I don't know if reading “My Father, Maker of the Trees” would have had the same effect, but hearing it painted vivid scenes in my head. I felt as if I were watching it on a screen or running along side the fleeing Tut-sis.
Theologically, there is very little I disagree with. I'm not sure what denomination Eric is nor do I care. As far as I can tell from his testimony, he is a true Christian. I don't see how a person can have the heart to forgive the Hutu tribe for what they did nor see that a genocide was God's way of drawing a person in unless they were a Christian. Eric mentioned that, as an unbeliever, he prayed to God to rescue him and God did. I don't believe God answers the prayers of non-believers except for the prayer of repentance and salvation. God rescued Eric from being a victim of genocide because He willed it, not because He answered Eric's prayer. Eric also makes mention of “Christian” Hutus that participated in the genocide. Yes, Christians can and will sin at times, and sin is sin no matter how “big” or “small” the sin is. I just don't see true Christians taking someone's life, and in such a heinous way. Again, Christians will sin, but I think there are some sins that true Christians can't participate in. Eric quoted Tupac Shakur, Mother Theresa, Rick Warren, and various personal spiritual mentors. I have to say that I agree with the quotes and the context they were used, but I don't think Christians need to be ecumenical to align themselves with non-Christians to reach a common goal. Maybe Eric used them because the quotes were appropriate despite who said them, but it did surprise me when he quoted non-Christians. This story reminds me of Joseph in the Bible (even though Eric was not a Christian at the time of the genocide). God used the evil in Eric's life for His perfect plan. Eric repeatedly speaks about God's sovereignty.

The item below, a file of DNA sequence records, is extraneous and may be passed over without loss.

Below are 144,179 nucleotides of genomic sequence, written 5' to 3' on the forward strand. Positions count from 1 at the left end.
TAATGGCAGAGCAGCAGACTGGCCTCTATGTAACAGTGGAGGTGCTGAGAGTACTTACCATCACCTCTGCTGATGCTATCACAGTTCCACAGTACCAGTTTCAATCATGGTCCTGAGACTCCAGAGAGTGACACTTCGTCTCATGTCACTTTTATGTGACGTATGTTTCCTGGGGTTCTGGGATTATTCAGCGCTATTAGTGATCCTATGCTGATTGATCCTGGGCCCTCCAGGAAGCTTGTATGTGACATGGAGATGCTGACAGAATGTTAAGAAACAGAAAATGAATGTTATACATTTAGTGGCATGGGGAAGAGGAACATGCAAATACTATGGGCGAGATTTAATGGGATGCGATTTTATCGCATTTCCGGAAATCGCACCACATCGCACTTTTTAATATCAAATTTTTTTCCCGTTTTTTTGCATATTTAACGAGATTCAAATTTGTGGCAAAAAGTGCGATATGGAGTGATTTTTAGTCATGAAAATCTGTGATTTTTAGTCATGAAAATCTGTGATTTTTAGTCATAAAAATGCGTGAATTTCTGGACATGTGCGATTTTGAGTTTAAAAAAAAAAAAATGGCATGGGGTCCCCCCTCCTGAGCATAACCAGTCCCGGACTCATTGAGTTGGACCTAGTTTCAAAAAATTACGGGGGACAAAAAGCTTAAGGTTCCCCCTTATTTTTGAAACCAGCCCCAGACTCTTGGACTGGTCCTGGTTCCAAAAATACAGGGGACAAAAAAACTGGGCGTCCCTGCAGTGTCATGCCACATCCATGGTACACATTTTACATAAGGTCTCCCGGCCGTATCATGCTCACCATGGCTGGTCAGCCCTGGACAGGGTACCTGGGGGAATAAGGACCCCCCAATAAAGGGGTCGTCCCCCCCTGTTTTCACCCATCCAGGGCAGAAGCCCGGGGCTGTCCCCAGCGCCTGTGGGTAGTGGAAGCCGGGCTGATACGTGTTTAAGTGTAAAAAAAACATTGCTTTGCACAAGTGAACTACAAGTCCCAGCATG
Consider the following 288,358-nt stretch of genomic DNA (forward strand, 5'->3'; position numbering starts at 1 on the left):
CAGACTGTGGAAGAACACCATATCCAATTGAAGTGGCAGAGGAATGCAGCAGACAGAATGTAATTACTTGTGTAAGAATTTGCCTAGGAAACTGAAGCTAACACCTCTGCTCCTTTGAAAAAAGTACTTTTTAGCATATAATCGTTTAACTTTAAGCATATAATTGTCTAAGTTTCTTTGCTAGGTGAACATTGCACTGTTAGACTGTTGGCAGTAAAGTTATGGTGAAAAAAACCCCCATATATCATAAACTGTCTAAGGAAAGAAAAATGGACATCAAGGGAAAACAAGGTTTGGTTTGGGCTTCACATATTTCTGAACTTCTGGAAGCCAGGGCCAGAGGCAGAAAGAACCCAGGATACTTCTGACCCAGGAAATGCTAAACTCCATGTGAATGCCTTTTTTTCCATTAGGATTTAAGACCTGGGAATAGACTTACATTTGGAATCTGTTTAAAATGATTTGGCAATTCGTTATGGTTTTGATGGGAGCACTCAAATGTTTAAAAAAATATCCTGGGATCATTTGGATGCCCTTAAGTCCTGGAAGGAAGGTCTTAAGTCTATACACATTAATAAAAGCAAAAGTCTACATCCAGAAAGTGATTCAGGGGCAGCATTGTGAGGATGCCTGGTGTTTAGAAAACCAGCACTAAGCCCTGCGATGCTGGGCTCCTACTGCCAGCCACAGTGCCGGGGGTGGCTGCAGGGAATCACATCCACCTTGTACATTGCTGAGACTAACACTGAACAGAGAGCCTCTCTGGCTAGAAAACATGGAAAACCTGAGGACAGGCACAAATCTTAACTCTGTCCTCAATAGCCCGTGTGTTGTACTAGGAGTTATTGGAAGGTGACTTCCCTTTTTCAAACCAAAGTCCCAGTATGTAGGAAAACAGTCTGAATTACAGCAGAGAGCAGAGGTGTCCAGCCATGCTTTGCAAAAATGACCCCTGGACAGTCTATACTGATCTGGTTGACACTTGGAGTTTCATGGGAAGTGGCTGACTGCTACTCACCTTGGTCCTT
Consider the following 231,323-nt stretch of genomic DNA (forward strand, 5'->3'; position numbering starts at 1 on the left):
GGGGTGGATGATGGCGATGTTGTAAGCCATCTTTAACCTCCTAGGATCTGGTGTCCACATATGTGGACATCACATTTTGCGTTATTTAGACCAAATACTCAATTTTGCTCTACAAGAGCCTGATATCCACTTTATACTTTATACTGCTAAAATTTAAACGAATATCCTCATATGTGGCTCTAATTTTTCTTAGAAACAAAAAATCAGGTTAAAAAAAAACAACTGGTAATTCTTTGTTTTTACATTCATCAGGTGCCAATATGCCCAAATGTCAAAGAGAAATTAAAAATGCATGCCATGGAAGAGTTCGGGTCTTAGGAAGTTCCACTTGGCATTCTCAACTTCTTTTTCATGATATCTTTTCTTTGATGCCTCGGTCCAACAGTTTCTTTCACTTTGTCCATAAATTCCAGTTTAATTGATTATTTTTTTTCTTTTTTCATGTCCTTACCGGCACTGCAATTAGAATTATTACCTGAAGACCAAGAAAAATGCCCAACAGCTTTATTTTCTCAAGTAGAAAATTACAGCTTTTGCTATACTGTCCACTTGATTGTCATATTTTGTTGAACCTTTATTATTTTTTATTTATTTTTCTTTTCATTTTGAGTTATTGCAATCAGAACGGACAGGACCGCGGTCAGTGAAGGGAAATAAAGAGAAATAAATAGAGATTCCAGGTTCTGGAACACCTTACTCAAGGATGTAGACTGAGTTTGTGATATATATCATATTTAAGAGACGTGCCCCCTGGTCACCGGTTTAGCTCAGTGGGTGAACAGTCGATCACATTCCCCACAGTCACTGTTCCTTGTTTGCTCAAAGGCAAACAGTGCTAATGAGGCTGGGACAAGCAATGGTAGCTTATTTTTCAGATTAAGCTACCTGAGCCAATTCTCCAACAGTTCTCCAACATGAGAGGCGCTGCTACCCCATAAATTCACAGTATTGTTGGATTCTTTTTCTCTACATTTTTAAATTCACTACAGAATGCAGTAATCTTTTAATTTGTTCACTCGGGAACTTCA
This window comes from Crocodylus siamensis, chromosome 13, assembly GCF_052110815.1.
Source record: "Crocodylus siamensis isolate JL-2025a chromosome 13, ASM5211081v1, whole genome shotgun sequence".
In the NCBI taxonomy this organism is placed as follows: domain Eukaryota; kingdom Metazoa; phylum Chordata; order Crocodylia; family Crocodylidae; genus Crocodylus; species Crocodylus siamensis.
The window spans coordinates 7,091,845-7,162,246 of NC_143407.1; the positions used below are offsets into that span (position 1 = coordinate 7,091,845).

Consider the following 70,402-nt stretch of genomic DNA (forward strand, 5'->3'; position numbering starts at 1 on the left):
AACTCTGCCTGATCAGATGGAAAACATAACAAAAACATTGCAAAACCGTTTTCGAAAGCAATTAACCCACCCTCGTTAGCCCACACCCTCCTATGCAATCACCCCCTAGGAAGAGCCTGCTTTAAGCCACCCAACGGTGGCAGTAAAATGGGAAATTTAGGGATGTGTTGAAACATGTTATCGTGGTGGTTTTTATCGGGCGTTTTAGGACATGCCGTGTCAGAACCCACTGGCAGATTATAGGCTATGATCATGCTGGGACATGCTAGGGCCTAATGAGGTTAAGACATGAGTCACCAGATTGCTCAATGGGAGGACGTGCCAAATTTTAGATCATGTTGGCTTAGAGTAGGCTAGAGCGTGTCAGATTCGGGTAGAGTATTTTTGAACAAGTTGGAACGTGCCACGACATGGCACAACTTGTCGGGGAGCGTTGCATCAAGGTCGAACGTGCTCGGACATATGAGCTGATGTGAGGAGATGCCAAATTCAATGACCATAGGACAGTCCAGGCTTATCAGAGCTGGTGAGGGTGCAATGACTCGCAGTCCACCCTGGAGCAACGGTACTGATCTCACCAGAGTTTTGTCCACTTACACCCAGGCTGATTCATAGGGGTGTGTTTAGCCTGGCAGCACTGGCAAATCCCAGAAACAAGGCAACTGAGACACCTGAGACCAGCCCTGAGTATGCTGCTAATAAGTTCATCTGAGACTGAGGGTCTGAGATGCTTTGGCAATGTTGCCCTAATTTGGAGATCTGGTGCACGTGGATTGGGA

The first half of the audiobook was exciting and dramatic. The second half wasn't as exciting or dramatic, but I was still amazed at how God worked in and through the life of Eric.
This story struck a chord in me because I'm a houseparent. I've never been an orphan or experienced trauma like the orphans of the Rwandan genocide, but I work with children that have trauma ingrained in their memories. Eric mentions houseparents briefly, but he calls all Christians to obey the charge of James 1:27: caring for the widows and orphans.
I highly recommend this audiobook to adults, especially those in foster care or child care work. Mature teenager would greatly benefit from hearing this audiobook, but keep in mind the subject matter of genocide. Eric recounts vivid and, many times, graphic and horrific moments of the atrocities of genocide, such as violence and war rape.